Rival Monarchies: Old Regime Spain and France. In the memory of

Rival Monarchies: Old Regime Spain and France.
In the memory of the history of Western Europe, the 16th century was Spanish, the 17th
French, and the 18th British. The aim of this seminar is to tell the story of a 200 year
duel between two archenemies: France and Spain from the Late Middle Ages to the eve
of the Enlightenment. Both powers alternatively dominated during these 200 years. At
the end of the period, Spain was still the most powerful European colonial empire and
France the most threatening continental power upon the European soil. This is a story of
wars, conquest and frontiers. During a long 16th century, Spain and its empire
overwhelmed the French Monarchy. A king of France, Francis I, was taken prisoner by
his rival the emperor Charles V. Philip II of Spain dreamed of giving the government of
France to his favorite daughter, and almost succeeded to do so, in the middle of the
horrors of the French Wars of Religion. In the 17th century, the French Prime Minister
Cardinal Richelieu shaped a fantastic international coalition of Catholic and Protestant
powers in order to put an end to the Spanish hegemony in Europe. His resilience and
energy proved to be efficient. During the second half of the century, with the rise of
Louis XIV’s strength, France conquered Spanish provinces in Catalonia and in the Low
Countries. This is also a story of love and crossed marriages between Habsburg and
Bourbon offspring. Two remarkable ceremonies took place in 1615 and in 1659, when
the heirs and the heads of both monarchies married princesses of the rival country.
Three queens of Spain were of French ancestry in the 17th century. The mother and the
wife of Louis XIV were Spanish princesses. As a consequence, the triumph of France
against Spain was not the only move between both enemies. The influence of Spanish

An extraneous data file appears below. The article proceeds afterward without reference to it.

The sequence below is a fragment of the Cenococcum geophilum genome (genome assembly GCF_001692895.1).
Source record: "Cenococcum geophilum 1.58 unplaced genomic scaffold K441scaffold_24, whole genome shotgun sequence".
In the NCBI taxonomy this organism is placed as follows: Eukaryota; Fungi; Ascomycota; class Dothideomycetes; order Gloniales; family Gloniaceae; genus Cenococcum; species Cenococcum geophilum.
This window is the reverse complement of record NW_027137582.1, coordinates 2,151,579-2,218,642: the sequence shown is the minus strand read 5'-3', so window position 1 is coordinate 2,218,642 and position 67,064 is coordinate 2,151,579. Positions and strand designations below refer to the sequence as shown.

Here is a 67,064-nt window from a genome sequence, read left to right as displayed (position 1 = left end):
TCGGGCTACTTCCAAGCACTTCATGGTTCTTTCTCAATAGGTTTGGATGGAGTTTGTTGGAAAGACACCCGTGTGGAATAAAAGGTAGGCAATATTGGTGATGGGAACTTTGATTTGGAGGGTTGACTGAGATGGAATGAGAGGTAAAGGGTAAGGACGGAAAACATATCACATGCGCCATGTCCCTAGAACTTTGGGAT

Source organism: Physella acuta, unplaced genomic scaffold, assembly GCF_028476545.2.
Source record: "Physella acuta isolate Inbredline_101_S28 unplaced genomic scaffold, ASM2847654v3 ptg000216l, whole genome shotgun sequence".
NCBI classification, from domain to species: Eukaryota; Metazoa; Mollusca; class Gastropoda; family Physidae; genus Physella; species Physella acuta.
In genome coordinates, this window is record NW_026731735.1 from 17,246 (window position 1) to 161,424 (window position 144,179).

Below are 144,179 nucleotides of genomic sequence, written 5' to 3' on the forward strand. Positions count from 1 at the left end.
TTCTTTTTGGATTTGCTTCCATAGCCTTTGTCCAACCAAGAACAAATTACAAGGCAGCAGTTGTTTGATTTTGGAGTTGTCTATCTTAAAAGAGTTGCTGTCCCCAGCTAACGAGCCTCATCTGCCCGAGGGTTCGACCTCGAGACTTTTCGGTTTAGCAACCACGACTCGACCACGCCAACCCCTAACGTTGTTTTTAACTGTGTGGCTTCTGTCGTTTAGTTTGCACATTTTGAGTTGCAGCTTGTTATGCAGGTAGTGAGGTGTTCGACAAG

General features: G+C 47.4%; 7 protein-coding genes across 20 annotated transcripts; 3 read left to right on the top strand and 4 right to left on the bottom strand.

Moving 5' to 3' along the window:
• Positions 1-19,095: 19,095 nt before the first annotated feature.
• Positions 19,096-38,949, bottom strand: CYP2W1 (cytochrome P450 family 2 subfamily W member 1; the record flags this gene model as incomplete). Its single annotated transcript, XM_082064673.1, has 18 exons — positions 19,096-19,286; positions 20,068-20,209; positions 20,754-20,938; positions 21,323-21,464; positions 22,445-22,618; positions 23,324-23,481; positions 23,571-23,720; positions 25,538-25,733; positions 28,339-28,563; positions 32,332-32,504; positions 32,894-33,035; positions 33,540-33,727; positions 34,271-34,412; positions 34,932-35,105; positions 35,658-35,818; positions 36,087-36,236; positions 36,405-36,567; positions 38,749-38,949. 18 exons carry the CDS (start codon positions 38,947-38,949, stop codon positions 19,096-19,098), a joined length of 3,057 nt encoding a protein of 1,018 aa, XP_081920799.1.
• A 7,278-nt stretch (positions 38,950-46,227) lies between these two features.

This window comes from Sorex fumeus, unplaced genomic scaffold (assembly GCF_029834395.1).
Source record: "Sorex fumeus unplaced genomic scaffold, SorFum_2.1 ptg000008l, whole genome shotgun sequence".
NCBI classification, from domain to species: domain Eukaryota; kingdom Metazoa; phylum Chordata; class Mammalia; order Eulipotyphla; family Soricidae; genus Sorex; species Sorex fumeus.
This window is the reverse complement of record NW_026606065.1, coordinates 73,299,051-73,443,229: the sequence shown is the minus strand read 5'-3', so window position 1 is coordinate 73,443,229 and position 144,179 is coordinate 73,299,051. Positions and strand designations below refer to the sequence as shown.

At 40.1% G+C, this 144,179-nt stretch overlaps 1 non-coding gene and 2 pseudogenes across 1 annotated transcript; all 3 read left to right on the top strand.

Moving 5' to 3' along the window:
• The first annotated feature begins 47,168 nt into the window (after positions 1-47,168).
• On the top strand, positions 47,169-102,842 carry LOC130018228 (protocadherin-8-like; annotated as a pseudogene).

religious style, literature, military organization, court ceremonies, etc., on the French
monarchy and society was very deep. French historians wrote that Louis XIV, the most
powerful king of France, was more likely a Spanish king than a French one!
The shining of the Spanish superpower began with the three “admirable” events of the
year 1492: the final conquest of Granada (the latest Muslim principality in Spain), the
expulsion of the Jews, and the first voyage of Columbus to the Caribbean. The triumph of
the French ambition, almost two centuries later, in 1684-85, concluded with three
important decisions: the bombing of Algiers, the expulsion of French Protestants, and
the publication of the Code Noir (Black Code, i.e. the legal organization of the slave
plantation in the Caribbean). France finally defeated Spain on the battlefield, of course,
but it did so by converting itself into a Spanish-style monarchy.
The seminar will provide students with a dynamic overview of the rivalry of the two
most powerful European monarchies and empires in the Early Modern Times, before the
rising of the British power.
The European Old regime.
The French almost superpower in the Late Middle Ages
Union of crowns and Reconquista in Spain.
Charles V and his empire against France.
Wars of Religion and the down of the French Monarchy
Happy weddings in 1615
Richelieu against Olivares.
The Spanish crisis of the 1640’s and the French intervention.
The Fronde in France.
10. Louis XIV: a Spanish king for France?
11. The Spanish decadence under Charles II and the horizon of a Bourbon Spain.
12. Conculsion1 : two monarchies as empires.
13. Conclusion 2: Catholicism and politics in Early Modern Europe.